South Africa:

South Africa:
Two Stories of Growth under the
Influence of Apartheid (1)
Njabulo Ndebele
General Introd:
– Factors of Identity
– Njabulo Nedebele
Questions for Discussion
“The Prophetess”
– The Boy vs. the Prophetess
– The Prophetess’ Lessons
– The Passengers on the Bus
– The Boy’s Street Experience & his Growth
“The Music of the Violin”
– Gender vs. Nation
– Education: Racial and Cultural Issues
Note & References
What South African Stories have
we read or talked about?
1. Cultural/Social Causes for Apartheid
a. Cry, the Beloved Country 1940’s(published in 1949)
b. "The Prophetess"
c. "The Music of the Violin“ (next week)
2. Anti-Apartheid Movements & Expressions in Arts
a. "Amnesty“
b. "The Prisoner who Wore Glasses”
c. Cry Freedom (Steven Biko) and Graceland
3. Violence– “The Day of the Riots”
4. post-Apartheid period – Yesterday, Soweto Green, Tsotsi, Mama
Africa, Black Butterflies
South Africa: Map
Various Cultural Identities between
Separatism & Assimilationism
Gangsters on
the Streets
Vukani &
His sister
The Jewish
whites  Boers
Vukani’s mother,
Dr. Zwane and
his wife
Identity: The Other Factors
 Culture –
Traditional culture (e.g. the prophetess, her song
and her holy water; inbreeding or close-kin marriage)
[next week “Music’]
– Western culture (e.g. violin, ballet, Western foods)
– Education (Bantu education – of Afrikaan?)
Gender – sexism –in both stories
 Class – “Violin” & “Prophetess” (middle-class;
home vs. street)
Njabulo Ndebele
Post-1976 writers
 Ndebele's writings -constitutes “a return to more
traditional concerns with
narrative complexity and
literary quality."
 Fools: The township life seen
through the eyes of a young
and sensitive protagonist. (e.g.
“The Prophetess”; “The
Violin” )
Related Videos
 Sangoma - faith healer
Post-1976 Generation –according to Coetzee
 Njabulo S. Ndebele: Pay more attention to individual
psychology and the influences of tradition.
 Mbulo Mzamane – “street writer”…
“Their literary descent is not from the Afro-Caribbean
Negritude movement and the West African novel but
from a homebred South African journalistic tradition of
gritty realism. Their English is lavish, careless, without
nuance; in Mzamane's case it bears the marks of a
second language. Their stories are probably more in
tune with the mood of the townships today--angry,
impatient, violent--than are the stories in Fools… ”
Ndebele on Children
"South African literature has generally handled the
images of childhood as social criticism:
an infant abandoned by its mother.
Friends going against each other.
the entrance of the young in national politics
education affected; (i.e. Soweto uprising)
Reconstruction should begin with the recovery of
childhood and innocence. (source: )
1. On what is the boy’s attention focused when
he visits the prophetess? Are they signs of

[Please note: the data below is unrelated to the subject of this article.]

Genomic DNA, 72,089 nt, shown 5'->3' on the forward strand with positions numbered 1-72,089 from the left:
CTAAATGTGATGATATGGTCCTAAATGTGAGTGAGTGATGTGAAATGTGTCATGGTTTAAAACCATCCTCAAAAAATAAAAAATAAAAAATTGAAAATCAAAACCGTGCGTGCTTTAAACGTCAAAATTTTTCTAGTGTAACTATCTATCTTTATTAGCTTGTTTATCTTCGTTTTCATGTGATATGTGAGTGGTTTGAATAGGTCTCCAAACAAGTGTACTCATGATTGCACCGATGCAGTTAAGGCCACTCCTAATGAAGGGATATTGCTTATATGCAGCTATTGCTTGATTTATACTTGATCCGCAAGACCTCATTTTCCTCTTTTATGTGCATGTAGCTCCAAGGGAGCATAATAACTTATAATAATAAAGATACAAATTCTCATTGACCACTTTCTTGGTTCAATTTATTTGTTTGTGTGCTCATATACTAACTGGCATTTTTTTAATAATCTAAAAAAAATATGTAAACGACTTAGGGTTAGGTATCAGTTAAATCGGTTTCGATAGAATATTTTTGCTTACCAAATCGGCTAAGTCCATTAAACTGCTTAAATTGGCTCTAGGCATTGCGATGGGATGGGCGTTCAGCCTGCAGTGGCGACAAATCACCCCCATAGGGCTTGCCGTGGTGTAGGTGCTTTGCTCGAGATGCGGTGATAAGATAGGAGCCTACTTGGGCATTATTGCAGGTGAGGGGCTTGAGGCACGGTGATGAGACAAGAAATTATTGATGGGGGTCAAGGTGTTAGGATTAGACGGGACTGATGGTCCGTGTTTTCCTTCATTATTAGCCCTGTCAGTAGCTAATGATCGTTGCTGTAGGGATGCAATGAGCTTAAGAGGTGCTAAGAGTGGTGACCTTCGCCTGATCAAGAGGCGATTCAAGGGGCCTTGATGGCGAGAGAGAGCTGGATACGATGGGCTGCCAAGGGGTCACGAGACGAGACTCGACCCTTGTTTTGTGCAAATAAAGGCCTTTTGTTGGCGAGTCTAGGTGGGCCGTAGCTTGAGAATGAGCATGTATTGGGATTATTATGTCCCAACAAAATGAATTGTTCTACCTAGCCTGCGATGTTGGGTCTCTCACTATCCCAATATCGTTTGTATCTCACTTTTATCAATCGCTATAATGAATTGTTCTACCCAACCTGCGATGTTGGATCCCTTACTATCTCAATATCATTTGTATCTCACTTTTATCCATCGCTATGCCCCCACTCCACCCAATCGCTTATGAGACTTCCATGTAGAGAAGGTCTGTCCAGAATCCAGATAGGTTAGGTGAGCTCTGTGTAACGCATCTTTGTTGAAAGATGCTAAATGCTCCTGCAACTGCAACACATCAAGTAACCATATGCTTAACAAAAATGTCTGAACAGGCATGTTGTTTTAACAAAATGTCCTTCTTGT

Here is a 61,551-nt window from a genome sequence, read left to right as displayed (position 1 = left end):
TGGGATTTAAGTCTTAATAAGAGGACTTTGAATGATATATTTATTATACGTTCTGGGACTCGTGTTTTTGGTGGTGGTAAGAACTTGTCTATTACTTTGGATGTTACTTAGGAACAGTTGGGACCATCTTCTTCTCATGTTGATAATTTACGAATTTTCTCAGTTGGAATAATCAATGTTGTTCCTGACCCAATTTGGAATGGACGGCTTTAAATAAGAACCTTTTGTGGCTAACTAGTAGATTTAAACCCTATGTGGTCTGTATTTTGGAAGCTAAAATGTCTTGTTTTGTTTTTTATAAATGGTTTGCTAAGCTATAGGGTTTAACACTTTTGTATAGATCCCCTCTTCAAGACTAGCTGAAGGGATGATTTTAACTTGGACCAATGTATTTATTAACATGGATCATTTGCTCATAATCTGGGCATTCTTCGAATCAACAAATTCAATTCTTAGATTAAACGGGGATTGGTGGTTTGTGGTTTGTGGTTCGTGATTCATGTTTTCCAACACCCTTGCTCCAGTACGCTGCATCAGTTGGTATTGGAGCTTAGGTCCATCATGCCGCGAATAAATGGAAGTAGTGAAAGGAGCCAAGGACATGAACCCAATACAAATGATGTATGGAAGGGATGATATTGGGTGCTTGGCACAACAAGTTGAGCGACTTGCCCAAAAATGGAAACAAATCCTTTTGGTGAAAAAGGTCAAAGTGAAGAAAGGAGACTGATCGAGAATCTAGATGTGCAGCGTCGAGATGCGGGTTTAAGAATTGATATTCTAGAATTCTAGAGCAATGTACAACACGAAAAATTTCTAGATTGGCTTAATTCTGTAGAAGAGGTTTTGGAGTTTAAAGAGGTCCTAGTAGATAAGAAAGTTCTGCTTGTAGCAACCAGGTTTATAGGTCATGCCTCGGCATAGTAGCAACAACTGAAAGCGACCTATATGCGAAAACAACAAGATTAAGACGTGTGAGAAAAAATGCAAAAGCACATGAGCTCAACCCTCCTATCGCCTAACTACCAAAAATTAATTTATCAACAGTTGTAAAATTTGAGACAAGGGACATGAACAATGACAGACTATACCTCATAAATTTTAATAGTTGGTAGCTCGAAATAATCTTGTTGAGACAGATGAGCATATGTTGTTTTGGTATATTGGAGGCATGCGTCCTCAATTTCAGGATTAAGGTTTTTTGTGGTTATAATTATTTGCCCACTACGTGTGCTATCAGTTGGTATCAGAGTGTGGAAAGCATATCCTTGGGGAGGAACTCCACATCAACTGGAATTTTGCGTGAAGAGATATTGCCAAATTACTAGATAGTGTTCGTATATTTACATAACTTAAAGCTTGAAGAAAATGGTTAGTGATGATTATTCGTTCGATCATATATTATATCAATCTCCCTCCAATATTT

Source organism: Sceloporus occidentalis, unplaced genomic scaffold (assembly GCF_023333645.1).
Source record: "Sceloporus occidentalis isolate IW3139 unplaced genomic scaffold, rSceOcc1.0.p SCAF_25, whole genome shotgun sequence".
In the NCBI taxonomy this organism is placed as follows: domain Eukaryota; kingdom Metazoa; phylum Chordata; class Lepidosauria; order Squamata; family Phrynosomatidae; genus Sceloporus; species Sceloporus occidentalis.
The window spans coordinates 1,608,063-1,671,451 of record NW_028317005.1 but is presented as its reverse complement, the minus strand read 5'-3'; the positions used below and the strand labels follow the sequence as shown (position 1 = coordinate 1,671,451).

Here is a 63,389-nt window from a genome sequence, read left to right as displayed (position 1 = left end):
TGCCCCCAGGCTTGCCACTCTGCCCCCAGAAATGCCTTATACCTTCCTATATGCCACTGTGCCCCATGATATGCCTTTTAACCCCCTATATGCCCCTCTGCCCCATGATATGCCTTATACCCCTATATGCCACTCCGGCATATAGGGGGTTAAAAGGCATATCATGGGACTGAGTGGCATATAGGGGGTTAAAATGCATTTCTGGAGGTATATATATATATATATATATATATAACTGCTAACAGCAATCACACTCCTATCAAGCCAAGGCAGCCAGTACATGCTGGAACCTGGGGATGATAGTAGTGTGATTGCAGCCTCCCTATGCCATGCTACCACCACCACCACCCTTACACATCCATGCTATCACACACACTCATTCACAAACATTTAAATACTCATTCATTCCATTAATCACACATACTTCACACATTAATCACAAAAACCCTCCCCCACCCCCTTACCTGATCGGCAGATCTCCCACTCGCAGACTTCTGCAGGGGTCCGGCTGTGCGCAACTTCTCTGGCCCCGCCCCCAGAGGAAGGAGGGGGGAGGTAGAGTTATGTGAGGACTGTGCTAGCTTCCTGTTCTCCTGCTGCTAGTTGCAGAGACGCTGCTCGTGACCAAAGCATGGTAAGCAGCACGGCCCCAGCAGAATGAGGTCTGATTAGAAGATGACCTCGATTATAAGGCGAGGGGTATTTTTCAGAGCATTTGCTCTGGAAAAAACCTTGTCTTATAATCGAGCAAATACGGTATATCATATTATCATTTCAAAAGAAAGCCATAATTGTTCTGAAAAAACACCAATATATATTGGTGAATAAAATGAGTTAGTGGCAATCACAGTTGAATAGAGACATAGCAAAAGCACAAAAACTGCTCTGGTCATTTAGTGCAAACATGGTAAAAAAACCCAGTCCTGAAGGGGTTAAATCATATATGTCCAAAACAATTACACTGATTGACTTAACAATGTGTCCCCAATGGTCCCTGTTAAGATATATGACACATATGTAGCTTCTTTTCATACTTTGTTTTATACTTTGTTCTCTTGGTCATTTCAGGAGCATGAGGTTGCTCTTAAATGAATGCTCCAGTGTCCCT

her spirituality?
dog; darkness, vine, his own sensations, memory,
doek (African headscarf, 11); camphor (12);
her coughing
2. The people on the bus – How do they relate to
each other? And to the prophetess? How
are they different from each other?
the other women
the big woman
the man with a balaclava (Woollen hat);
the young man at the back
the young man with
immaculate dress
3. Compared with the people on the bus, how does the boy
relate to the prophetess? What breaks the spell the
prophetess has on him? What does she teach him?
What does the ending mean?
Re: A story of initiation. The boy gains self-confidence.
The other issues: Sangoma + Christianity; home vs. danger
on the street.
4. Do you see any traces of apartheid in this story, or seeds
of the anti-apartheid movements?
Time for the Groups (123)!
“The Prophetess” vs. the boy
The boy
 fearful of -- dog; darkness, vine,
 attentive to -- his own sensations (shiver,
warmth from the dog fur), the prophetess’ doek
(African headscarf, 11), her coughing (12)
 feel relaxed by – the smell of camphor (12); the
mats ( his mother); her smile and her knowing
his mother (14), memory of his mother (16)
 touched by –the religious ambience, her prayer
and her touch (which smells of soap and wax)
the prophetess’ lessons
 Learn and serve 14
 Always listen to new things; then try to create
the song – “We too will survive the fire that is
 What grows out of the barren wastes has a
strength (15)
 blessing the water with “the flower of newness”
and faith (16)
 we are all made of all that is in the world 17
Traces of Apartheid?
The prophetess’s allusion to their
The Other Views of the
the bus passengers  superstition and sexism
the other women – “really
happened” like a chorus
the big woman --- evidence?
the young man at the back – “heard” the young man with
it; “love is having women like you” immaculate dress – “We laugh
the man with a balaclava– cursing at everything.” No proof
 The mother – try all the possibilities (western
medicine, herb and holy water
Street Experience –also sexism
 Timi discusses with Biza about a girl the latter
claims that he’d “conquered”
a contrast between the two kinds of “liquid”
The boy’s sense of superiority (20)
 Accident—bump into a bicycle
feels pain first, then sees/hears the bike-rider
then he realizes the loss of the water
The Boy’s Growth
sees thru’ the macho type of heroism
 Controls his sense of pain; conquers his fear of
being punished because of telling a white lie.
 takes the prophetess’ lesson to heal the mother
with “the water in the world” (24)
 Coetzee, J.M. “Fools and other stories.” The New
Republic, Dec 22, 1986 v195 p36(3).
 Maithufi, Sope. ”Black Christianity as intellectual
resource in Njabulo Ndebele's Fools and Other
Stories” English in Africa, May 2004 v31 i1 p139(9)